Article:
Dani and Cindy From Netflix’s ‘Jewish Matchmaking’ Tell All

The pair caught up with Hey Alma to dish about their matches, life lessons from Aleeza and why tefillin is sexy.

Spoilers ahead for “Jewish Matchmaking”

There’s a lot to love about “Jewish Matchmaking” on Netflix, but I would argue that its greatest quality is its cast. Helmed by professional matchmaker Aleeza Ben Shalom, the group is as effervescent as it is varied: The featured love-seekers  come from Ashkenazi, Sephardi and Mizrahi backgrounds and from locations across the United States, Israel, Europe and Africa. They range in age from early 20s to mid-40s and display a wide array of Jewish religious observance.

In an interview from earlier this week, Aleeza told me that she didn’t have a favorite among her clients on the show. And though I tend to agree with her, Cindy Seni and Dani Bergman are undeniable standouts, shining through as independent-minded Jewish women who aren’t afraid to tell men what they really think.

Viewers are first introduced to 27-year-old Dani, a fun-loving Miami girl who wants a man with strong eyebrows. Later, we meet 28-year-old Cindy, who, despite having gone through a recent breakup, is looking for a guy who both values tikkun olam and has abs. Then, we follow along as Aleeza sets Dani up with David, a 31-year-old CPA and president of the Miami Sephardic Club, and later Shaun, a gorgeous and personable Jewish guy from Hawaii; she sets Cindy up with Daniel, a 34-year-old tech engineer from Tel Aviv.

Recently, Cindy and Dani caught up with Hey Alma to dish about their matches, what Aleeza taught them and why tefillin is sexy.

This interview has been lightly edited and condensed for clarity.

How did you come to be on “Jewish Matchmaking”?

Cindy Seni: Surprisingly, they found me on Instagram, @israelwithcindy. They encouraged me to apply, so I did. I had just come out of a very long-term relationship. So I applied kind of as a joke for myself. I was like, “I’ve got nothing to lose. I’m going through this breakup anyways, so we might as well have fun.” And then all of a sudden, it became quite serious.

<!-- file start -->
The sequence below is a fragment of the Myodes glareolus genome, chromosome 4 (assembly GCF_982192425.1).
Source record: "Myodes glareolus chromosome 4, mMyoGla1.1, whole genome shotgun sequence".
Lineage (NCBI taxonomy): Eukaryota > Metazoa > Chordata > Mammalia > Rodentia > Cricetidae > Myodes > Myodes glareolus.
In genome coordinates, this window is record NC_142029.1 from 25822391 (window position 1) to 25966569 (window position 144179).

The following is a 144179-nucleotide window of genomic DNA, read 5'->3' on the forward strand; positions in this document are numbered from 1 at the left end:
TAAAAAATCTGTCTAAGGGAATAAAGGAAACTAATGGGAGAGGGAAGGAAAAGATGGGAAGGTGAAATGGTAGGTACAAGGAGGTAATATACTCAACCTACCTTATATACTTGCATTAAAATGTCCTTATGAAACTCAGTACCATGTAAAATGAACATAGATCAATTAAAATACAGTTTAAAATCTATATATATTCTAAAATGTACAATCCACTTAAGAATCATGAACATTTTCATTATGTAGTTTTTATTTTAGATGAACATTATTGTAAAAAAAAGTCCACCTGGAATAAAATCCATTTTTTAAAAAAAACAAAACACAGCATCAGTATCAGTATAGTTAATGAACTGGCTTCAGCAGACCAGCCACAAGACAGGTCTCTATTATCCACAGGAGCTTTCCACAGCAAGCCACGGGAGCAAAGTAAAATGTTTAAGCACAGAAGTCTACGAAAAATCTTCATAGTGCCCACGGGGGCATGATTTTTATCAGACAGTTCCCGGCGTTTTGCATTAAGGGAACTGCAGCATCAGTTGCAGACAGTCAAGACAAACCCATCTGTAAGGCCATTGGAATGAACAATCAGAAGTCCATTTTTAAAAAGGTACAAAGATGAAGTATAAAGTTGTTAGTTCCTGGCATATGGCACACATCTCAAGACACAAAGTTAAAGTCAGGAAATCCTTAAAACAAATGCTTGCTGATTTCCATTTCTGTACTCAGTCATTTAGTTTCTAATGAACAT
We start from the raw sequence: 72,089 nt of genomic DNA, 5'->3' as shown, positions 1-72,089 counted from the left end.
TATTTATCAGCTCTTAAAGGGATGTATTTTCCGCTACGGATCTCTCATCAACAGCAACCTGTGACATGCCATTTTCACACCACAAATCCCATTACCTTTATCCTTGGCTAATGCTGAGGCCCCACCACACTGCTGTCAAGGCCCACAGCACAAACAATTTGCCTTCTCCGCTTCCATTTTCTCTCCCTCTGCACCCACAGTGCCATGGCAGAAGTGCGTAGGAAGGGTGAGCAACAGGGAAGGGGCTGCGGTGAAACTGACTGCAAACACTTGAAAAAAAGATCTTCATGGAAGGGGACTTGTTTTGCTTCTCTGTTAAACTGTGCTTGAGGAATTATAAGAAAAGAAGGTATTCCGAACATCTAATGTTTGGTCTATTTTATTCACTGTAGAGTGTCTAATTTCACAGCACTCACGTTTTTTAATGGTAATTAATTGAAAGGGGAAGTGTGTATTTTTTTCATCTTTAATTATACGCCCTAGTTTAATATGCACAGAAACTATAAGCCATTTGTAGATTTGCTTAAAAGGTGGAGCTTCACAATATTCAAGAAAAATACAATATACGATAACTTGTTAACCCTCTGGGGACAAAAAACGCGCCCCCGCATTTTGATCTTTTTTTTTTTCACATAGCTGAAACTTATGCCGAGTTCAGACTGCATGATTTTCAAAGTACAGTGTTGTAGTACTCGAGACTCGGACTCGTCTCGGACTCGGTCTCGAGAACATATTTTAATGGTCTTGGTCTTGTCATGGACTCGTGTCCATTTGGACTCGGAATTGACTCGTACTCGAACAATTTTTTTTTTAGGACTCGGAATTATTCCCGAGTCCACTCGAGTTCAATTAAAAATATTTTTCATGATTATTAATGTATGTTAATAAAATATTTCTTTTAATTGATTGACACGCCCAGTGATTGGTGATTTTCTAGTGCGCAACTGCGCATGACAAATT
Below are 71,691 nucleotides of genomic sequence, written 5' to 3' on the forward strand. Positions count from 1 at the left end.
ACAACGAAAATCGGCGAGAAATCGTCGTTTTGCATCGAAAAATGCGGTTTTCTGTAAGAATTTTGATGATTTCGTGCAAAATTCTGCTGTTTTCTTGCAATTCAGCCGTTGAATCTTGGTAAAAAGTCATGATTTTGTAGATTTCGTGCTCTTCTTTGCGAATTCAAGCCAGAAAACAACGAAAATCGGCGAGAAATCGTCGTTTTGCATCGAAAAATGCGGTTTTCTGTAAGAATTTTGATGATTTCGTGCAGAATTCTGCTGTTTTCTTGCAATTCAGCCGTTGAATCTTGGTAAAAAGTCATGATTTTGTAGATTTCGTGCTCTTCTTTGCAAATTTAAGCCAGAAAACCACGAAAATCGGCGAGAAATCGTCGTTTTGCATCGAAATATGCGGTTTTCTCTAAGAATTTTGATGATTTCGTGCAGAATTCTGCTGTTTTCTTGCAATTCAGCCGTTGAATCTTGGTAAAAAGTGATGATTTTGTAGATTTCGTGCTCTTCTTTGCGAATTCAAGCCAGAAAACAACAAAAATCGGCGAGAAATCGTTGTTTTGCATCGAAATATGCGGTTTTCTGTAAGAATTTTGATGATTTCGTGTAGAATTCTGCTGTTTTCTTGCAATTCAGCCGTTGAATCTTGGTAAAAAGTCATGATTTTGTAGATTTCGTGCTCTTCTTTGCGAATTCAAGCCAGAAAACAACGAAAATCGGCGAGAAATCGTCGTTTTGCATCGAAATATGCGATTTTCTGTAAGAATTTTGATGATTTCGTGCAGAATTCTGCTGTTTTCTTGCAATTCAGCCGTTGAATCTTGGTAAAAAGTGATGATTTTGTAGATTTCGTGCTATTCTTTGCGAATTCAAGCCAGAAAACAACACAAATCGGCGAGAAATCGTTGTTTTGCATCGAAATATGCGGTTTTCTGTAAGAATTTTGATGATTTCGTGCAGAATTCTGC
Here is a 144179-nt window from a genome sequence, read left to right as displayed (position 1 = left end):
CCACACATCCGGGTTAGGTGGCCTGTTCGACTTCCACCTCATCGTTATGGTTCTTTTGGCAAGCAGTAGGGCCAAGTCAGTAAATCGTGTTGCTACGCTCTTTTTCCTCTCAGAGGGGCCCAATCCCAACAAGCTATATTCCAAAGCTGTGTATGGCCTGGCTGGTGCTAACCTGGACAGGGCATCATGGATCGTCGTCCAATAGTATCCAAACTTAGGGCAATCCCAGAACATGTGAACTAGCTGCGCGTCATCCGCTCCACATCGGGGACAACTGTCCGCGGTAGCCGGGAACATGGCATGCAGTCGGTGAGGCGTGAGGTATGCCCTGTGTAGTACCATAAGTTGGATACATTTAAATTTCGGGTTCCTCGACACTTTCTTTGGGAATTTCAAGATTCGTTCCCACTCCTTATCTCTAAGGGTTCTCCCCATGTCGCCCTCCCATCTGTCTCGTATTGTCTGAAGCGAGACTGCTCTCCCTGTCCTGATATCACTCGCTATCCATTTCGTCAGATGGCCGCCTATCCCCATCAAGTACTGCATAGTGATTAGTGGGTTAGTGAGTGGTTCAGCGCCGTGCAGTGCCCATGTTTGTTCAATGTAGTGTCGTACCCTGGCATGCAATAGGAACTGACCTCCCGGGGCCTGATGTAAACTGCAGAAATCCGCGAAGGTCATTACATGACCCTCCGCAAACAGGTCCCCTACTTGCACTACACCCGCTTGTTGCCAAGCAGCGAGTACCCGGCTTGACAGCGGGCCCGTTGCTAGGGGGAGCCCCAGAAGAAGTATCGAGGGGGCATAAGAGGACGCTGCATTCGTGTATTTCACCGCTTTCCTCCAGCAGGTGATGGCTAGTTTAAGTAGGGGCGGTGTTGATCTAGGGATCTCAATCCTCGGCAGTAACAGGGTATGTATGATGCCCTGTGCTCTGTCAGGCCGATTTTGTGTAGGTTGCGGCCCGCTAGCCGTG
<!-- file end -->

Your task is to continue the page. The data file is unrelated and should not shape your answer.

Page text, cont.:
Dani Bergman: When I first moved to Miami, I joined a Facebook group that was called something like “Jews in South Florida” as a way to make some new friends and see what was going on in the community. I saw a posting on there that said, “casting single Jewish singles for a big show.” I applied for it just for fun, and then randomly, I want to say four months later, the casting people called me. They were like, “Hey, this is so-and-so from ‘Jewish Matchmaking.’ Do you have some time to chat?” It was a super quick connection, and then I ended up on the show.

Had you worked, or considered working, with a Jewish matchmaker in the past?

CS: I really did not like matchmaking before. I felt like a lot of times, I wasn’t being heard and listened to in what I wanted. So when I found out about [the show], I said, “OK, let’s see if this will be any different from my past experiences.”

DB: No, I had not. The opportunity just came my way and I couldn’t pass it up. Dating in the modern world is really hard, and dating apps make things really impersonal. I think anything that comes as a result of a referral  — in any capacity: business, life, relationships, everything — has the potential to be strong. And I think for anyone that’s single and wanting to find someone, to have someone be like, “Here you go! Here’s a matchmaker…” I couldn’t say no.

On the show, you both talk briefly about your Jewish background and identity. Could you tell me a little bit more about that?